Just after 10 a.m., a dynamite bomb planted by four members of the Ku Klux Klan exploded outside Birmingham's 16th Street Baptist Church. Denise McNair, Cynthia Wesley, Addie Mae Collins and Carole Robertson were killed in the blast, and 22 others were injured.
News of the bombing shook Birmingham. A commotion erupted downtown. In the early afternoon, Birmingham police shot a 16-year-old black man named Johnny Robinson in the back for throwing stones, making him the fifth young person killed in Birmingham that day.
Jordan, then 34-years-old, had recently become a detective in the Jefferson County Sheriff's Department.
"I got a call from the sheriff's office," Jordan remembers. "'A church has been bombed, four girls have been killed and Sheriff Bailey wants everyone, including you, to report immediately.'"
But the church bombing isn't necessarily the first thing that comes to mind when Jordan thinks back to that September Sunday in 1963. Instead, Jordan thinks of Virgil Ware, the 13-year-old boy who was riding on the handlebars of his brother James' bicycle when he became the sixth and final child killed that day in Birmingham.
Sometimes parts of our past are obscured and nearly lost amidst the backdrop of history's major happenings. The 16th Street Baptist Church bombing is deservedly infamous among the many tragedies of Birmingham's Civil Rights struggle. But Ware's story is much too potent to be altogether lost.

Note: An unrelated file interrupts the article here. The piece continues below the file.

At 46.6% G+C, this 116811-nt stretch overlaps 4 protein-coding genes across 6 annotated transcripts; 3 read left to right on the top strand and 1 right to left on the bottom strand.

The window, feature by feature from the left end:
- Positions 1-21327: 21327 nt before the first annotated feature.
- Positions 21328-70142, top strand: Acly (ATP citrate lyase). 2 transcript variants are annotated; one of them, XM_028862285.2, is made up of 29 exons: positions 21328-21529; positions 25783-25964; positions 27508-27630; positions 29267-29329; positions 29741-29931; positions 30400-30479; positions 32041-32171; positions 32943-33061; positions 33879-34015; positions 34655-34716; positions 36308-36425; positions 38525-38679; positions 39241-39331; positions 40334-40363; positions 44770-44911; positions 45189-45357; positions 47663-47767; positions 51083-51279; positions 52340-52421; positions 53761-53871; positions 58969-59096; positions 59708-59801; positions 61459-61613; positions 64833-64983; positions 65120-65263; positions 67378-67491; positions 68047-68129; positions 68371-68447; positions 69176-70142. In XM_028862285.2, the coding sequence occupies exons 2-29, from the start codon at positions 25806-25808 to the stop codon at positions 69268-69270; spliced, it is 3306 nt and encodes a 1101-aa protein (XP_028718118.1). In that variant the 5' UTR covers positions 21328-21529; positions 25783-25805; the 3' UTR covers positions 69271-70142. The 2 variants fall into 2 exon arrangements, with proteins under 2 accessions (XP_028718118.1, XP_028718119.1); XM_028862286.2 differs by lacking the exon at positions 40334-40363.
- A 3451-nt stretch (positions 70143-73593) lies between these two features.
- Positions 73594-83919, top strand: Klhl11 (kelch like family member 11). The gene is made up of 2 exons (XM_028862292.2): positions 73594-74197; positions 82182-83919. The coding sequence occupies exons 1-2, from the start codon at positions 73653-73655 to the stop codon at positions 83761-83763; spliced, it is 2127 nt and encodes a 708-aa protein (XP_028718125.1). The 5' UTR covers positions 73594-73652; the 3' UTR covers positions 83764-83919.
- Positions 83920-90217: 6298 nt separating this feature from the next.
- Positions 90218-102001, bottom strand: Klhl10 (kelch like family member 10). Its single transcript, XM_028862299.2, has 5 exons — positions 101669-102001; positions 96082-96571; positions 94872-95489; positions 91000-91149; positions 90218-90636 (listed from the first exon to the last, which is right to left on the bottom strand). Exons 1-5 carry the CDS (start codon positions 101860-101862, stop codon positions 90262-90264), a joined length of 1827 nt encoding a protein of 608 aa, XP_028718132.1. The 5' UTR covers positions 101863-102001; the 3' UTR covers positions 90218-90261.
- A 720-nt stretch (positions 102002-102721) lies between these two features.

Virgil Ware, 13, and his 16-year-old brother James, spent that day miles from the chaos in Birmingham. They were at their uncle's scrap yard in Docena, hoping to find a bike for Virgil, who had just secured a job delivering newspapers. This was not Virgil's first job, nor was it the limit of the eighth grader's aspirations. In a September 2003 Time magazine article by Tim Padgett and former Birmingham News reporter Frank Sikora, Virgil's brother Melvin Ware stated that Virgil wanted to be a lawyer: "When we'd watch Perry Mason, Virgil'd always be the one who guessed who did it," Melvin said.
News of the bombing had not yet made it to the Ware brothers, but it did not escape Michael Lee Farley and Larry Joe Sims, both 16. The two white teenagers had attended a segregationist rally that Sunday, and were well aware of the calamity and, presumably, the sort of reaction it might stir up. Farley was carrying a pistol he'd recently purchased from a friend for $15, and he was looking for trouble.
Unable to find a suitable bicycle, Virgil and his brother James left the scrapyard and set out for home late that afternoon. They were traveling on a rural stretch of Sandusky Road, which Jordan describes as "a long, lonely, narrow two-lane road, nothing out there, hardly - bushes, weeds, it's a desolate place." Virgil was riding on the handlebars of his brother's bike, his legs dangling on either side of the front wheel, while James peddled. A car containing two other white boys, Ronnie Clark and Clark Robbins, approached the Wares and slowed as they passed.
Although Sims and Farley were both Eagle Scouts, the two boys had little else in common. "Farley's personality convinced me that he was the leader, and the tougher of the two," Jordan recalls. Sims was regarded as a good student. "His appearance was that of an average, healthy young man," Jordan says. "In no way did he look like a killer. But he was the one who pulled the trigger."
According the 2003 Time article, Sims' parents sympathized with the Civil Rights Movement. Their preacher, Rev. Ralph Jernigan told Time that "Larry Joe Sims and his family were not racist. That's why what happened was so amazing to all of us."